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Divorce is a good thing: Americans have become too judgmental about marital separation — you must accept that not all marriages work out

Americans are increasingly more liberal, except when it comes to their tolerance of marital separation


Amanda Marcotte
March 18, 2016 9:48PM (UTC)

Polling over the years shows that Americans have started to chill out about all manner of things related to sex and family life. Gallup polling shows rising public acceptance for premarital sex, birth control, abortion, and single motherhood. But an analysis by Vox of data from the National Survey of Family Growth released on Thursday shows, that while Americans are theoretically OK with divorce, they are increasingly judgmental of people's reasons for getting divorced. In a very short period of time, there's been a precipitous decline in approval of leaving your spouse on the grounds of incompatibility.

Survey respondents were presented with this statement and asked if they agree or disagree: "Divorce is usually the best solution when a couple can’t seem to work out their marriage problems."

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"In 2002, 46.7 percent of women and 44.3 percent of men agreed with this statement," Sarah Kliff and Soo Oh write. "But in the most recent survey, conducted from 2011 to 2013, those figures fell to 38 and 39.9 percent, respectively."

That's a pretty big shift, especially when you consider that, on most other personal issues like this, Americans are becoming increasingly understanding that life is complicated and doesn't always fit into neat little boxes. For instance, the same survey found a dramatic uptick in the acceptance of single motherhood.

Kliff and Oh theorize, however, that it's just this increasing liberalism that is perversely leading to the jump in judgmental attitudes on this one narrow issue of divorce. People, women especially, have more freedom to delay marriage, date around, live without marriage, or even be a single parent. We can be pickier about who we marry. We can spend a lot more time getting to know them. Therefore, if it doesn't work out, people are more likely to assume you didn't perform due diligence.

"[Marriage is] held out as the gold standard, something we should aspire to, something you shouldn't do unless you're sure it will work," sociologist Andrew Cherlin told Vox.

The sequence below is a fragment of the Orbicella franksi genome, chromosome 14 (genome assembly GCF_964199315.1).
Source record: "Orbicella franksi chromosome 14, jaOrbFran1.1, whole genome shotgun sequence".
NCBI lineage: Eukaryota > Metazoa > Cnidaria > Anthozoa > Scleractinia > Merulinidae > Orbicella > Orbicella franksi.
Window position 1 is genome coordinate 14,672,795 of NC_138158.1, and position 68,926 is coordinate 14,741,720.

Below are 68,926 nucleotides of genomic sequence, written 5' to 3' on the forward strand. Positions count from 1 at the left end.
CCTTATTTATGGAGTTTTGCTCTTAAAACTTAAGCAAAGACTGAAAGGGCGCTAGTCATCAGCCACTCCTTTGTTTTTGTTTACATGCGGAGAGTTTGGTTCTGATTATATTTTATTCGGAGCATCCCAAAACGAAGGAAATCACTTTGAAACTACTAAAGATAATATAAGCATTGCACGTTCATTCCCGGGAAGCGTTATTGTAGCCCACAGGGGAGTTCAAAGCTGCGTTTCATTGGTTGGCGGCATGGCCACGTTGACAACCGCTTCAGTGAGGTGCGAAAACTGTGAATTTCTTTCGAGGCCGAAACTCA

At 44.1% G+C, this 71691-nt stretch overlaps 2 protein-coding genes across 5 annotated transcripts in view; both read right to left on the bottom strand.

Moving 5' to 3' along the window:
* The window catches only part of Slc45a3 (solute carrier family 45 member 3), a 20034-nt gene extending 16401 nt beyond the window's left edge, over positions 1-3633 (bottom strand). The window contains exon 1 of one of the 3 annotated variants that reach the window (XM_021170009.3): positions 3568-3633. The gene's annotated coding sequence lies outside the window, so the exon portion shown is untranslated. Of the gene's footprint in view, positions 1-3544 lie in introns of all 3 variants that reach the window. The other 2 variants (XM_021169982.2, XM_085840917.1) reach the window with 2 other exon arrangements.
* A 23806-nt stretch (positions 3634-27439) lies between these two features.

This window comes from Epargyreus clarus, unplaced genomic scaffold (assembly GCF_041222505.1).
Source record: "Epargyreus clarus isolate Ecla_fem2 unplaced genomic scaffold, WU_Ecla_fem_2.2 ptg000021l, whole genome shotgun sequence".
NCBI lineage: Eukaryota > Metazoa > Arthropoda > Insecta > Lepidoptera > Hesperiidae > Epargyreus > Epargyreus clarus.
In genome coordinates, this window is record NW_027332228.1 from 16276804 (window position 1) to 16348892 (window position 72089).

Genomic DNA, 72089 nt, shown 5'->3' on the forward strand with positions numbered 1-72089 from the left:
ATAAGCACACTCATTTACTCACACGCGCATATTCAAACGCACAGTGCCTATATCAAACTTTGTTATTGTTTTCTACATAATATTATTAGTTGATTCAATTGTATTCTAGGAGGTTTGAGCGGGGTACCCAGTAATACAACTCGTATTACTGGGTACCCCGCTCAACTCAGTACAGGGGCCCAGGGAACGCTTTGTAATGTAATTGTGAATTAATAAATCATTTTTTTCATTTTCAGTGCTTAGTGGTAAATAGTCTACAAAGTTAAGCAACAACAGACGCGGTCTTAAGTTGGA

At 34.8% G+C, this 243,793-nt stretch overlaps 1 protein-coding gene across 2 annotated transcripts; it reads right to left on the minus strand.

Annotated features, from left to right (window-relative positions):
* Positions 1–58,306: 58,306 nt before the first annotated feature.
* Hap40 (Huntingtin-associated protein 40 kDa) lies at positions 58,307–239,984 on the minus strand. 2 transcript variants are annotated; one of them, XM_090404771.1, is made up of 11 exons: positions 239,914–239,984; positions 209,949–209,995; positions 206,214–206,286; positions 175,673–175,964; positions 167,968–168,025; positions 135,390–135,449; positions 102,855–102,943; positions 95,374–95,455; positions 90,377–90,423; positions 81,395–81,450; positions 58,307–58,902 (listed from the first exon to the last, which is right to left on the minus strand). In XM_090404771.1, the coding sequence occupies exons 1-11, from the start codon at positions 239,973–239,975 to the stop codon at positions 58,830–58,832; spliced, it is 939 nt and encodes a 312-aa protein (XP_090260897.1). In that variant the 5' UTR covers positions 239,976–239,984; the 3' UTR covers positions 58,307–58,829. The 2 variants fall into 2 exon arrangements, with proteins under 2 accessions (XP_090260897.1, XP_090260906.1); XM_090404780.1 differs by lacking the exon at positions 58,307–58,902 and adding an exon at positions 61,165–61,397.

To be clear, this survey does not show that people think divorce is inherently wrong. No doubt many of the respondents would agree that it's OK to divorce if there's abuse or even infidelity. Instead, the survey seems to be recording an increasing sense that there's an obligation to "work" on your relationship. And if working doesn't work, there's a faith that all you need to do is work harder. Divorce is increasingly seen as a moral failing, the result of an unwillingness to work and work and work on your relationship, even well past the point that you're working on anything that has intrinsic value worth saving.

As Susan Gregory Thomas wrote in her 2011 memoir "In Spite of Anything," this fetishistic belief that no incompatibility cannot be worked through got its grips into many members of Generation X, especially of the college-educated crowd. (Vox's analysis shows the same thing.) She convinced herself that avoiding divorce was simply a matter of willpower and that "No marital scenario would ever become so bleak or hopeless as to compel me" to actually throw in the towel. Much to her consternation, however, she found her marriage falling apart, even though she had done everything you're supposed to do to prevent that, including marrying later and living with her husband for years before tying the knot.

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The notion that marriages should be fought for sounds great on paper, it really does. Anyone who has ever made a relationship last more than a few months knows that compromise and effort are required, that there's no such thing as two people who are so perfect for each other that they never have conflict.

That said, it's a real shame to see this uptick of pressure on people to make it work, no matter what. After all, romantic relationships should, above all other things, be about making you happy. It's one thing to work on problems in a relationship if there's a solid hope, at the end of the day, that you'll be happy once you get to the other side. But this pressure to "work" on a relationship where you've fallen out of love and there's no real chance of getting it back is just inhumane. No one should feel pressure to be in a relationship that they don't want, full stop. Not even if they signed some piece of paper tying them to another person.

The brutal fact of the matter is that the pressure to hold relationships together still falls disproportionately on women, which means that these increasingly judgmental attitudes about divorce are going to hurt women more than men. It's a shame to see that, as far as society has come in granting women more right to say no to sex and dates and relationships, we are coming down harder on those who say no after years of marriage. No-fault divorce shouldn't just be the law of the land, but our social expectation. No one needs to justify themselves if they decide that working on it just isn't going to work out for them.


Amanda Marcotte

Amanda Marcotte is a politics writer for Salon. Her new book, "Troll Nation: How The Right Became Trump-Worshipping Monsters Set On Rat-F*cking Liberals, America, and Truth Itself," is out now. She's on Twitter @AmandaMarcotte

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Related Topics ------------------------------------------

Divorce Morality Survey Reasons For Divorce Social Surveys

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